Wheels big and small will be going round and round this weekend through western Queens.
The event, called “Zombie Ride,” will be a five-mile bike ride starting at the waterfront at Gantry Plaza State Park at the intersection of Center Boulevard and 47th Avenue.
The ride is open to intermediate-level bike riders or children ages 7 and up with good street-riding skills. Children in baby seats and on cargo bikes are also welcome to be a part of the event.
“[We want to] make an opportunity to get kids to go around a city you walk, ride buses and drive in. It’s another way to get around,” said Hilda Cohen, one of the co-founders of Kidical Mass NYC. “A lot of parents want to do this but are intimidated about it. It’s really a great way to see your city.”
The ride, which is named in the spirit of Halloween, will then continue through the Long Island City neighborhood and make its first stop at the rooftop garden Brooklyn Grange. After taking a rest stop at coffee shop COFFEED, the group will pass the Museum of the Moving Image and head back toward the waterfront to finish the ride at Socrates Sculpture Park, which will be hosting its Fall Festival.
The young participants will also receive “spooky” treats such as zombie tattoos.
“The name [of the event] has nothing to do with anything dangerous,” Cohen said.
Kidical Mass NYC, which is the New York-based branch of the original Kidical Mass founded in Oregon, pays tribute to the national cycling event called Critical Mass.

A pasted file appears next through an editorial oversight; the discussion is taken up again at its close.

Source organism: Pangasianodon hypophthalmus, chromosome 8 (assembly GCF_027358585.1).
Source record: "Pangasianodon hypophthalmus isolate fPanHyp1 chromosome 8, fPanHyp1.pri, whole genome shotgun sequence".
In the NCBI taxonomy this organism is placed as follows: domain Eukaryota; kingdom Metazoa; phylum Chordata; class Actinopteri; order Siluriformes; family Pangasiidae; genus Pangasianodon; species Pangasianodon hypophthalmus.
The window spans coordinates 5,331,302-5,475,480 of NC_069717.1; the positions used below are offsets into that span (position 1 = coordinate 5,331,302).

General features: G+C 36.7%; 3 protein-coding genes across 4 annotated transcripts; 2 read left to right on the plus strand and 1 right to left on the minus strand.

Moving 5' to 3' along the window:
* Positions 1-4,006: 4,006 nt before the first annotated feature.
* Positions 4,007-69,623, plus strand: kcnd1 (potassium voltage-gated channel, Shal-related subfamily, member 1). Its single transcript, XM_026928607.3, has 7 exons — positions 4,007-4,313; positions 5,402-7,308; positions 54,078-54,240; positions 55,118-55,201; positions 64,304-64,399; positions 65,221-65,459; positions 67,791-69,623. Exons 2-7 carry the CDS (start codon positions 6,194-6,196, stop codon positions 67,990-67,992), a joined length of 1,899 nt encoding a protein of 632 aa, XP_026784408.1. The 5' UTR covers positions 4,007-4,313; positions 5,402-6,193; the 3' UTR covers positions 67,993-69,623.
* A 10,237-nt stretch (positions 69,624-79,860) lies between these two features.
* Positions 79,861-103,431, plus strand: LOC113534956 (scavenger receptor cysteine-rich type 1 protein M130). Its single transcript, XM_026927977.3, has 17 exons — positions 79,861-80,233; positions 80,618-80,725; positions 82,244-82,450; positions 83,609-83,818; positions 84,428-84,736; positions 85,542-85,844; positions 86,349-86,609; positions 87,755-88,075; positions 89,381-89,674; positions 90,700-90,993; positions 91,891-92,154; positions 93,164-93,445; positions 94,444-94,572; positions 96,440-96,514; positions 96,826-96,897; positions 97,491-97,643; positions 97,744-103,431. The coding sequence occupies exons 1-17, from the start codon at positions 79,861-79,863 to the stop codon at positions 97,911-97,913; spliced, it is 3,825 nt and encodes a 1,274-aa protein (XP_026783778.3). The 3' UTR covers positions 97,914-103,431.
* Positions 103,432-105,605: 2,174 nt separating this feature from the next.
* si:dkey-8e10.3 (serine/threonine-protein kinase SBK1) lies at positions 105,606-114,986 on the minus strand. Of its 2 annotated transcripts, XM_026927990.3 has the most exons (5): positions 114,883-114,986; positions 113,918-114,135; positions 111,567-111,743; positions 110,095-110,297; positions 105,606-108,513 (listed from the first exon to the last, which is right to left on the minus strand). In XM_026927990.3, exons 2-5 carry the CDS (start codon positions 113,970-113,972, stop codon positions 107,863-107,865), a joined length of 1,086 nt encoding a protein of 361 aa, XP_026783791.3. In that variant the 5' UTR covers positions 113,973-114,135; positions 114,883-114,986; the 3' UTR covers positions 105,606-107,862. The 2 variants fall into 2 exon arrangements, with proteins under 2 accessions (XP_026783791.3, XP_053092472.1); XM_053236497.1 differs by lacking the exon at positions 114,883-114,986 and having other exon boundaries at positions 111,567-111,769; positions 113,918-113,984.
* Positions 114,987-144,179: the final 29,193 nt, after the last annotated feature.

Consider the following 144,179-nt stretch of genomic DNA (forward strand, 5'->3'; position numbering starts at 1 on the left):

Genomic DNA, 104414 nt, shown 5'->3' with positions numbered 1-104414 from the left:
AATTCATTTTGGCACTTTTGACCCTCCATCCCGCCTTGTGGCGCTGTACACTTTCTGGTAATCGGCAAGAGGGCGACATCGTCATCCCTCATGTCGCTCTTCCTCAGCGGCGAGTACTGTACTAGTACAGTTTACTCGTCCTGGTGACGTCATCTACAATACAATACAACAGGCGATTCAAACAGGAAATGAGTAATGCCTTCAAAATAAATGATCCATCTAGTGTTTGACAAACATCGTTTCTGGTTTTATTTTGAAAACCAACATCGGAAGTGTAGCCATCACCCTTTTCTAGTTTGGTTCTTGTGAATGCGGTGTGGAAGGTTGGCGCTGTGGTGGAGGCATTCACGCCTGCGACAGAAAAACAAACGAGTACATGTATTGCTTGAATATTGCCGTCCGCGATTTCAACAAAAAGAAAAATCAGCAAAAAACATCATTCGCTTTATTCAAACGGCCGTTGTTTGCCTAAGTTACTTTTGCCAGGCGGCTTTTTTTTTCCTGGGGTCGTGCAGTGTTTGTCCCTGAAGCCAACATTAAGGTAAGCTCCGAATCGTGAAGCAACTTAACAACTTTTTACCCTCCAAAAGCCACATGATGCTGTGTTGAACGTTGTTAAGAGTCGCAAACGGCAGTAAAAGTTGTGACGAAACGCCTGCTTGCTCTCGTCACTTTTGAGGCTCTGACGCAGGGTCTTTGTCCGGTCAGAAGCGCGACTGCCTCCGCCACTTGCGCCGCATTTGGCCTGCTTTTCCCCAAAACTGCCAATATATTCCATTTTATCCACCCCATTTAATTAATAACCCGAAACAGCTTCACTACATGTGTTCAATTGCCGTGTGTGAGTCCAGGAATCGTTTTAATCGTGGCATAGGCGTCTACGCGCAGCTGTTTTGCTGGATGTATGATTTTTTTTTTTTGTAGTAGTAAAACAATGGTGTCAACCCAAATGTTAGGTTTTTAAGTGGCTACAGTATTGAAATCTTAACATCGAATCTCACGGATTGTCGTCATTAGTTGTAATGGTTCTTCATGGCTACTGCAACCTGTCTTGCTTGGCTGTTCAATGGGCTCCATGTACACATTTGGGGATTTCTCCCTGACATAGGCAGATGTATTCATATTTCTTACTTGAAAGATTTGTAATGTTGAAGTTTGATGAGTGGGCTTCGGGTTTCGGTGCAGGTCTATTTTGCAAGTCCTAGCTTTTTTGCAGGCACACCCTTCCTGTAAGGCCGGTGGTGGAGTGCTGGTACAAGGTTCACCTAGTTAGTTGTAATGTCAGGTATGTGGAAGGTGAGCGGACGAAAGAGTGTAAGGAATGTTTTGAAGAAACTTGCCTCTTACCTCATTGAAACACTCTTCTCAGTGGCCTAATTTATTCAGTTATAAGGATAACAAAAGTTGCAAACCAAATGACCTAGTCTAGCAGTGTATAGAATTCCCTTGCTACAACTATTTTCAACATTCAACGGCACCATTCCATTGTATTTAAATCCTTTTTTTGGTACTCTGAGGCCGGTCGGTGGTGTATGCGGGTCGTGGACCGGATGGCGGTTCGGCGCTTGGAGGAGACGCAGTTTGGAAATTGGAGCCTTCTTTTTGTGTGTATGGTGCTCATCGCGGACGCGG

Since starting in August, rides have taken place once a month in Brooklyn and Manhattan, bringing together about 40 participants, including adults and children. Now organizers have expanded the reach into Queens, hoping to attract residents from the other boroughs.
“Queens is the next big borough,” said Cristina Furlong of the organization Makes Queens Safer, who is helping Kidical Mass NYC organize the Queens event. “Queens is starting to get noticed.”
Members of the 108th and 114th precincts will also be in attendance on Saturday to provide extra security for the riders.
“By being visible, I hope we influence some people that might be considering [cycling with their children] and show them that it’s safe,” Furlong said.
According to Cohen, although the event aims to show families that biking through their neighborhoods is a safe alternative to driving, the main goal of the day is to have fun.
“We’re trying to make everything fun and exciting, which is exactly what biking is and it shouldn’t be something dangerous,” Cohen said. “This is just a means to enjoy our city with our kids.”
The “Zombie Ride” will begin at 10 a.m., with riders beginning to gather at 9:30 a.m. Cohen encourages those interested in participating to RSVP via the group’s Facebook page in order for every participant to receive their Halloween treats. Helmets are required for children 13 years old and under by law, and are recommended for everyone else, according to organizers.
For more information visit www.facebook.com/kidicalmassnyc.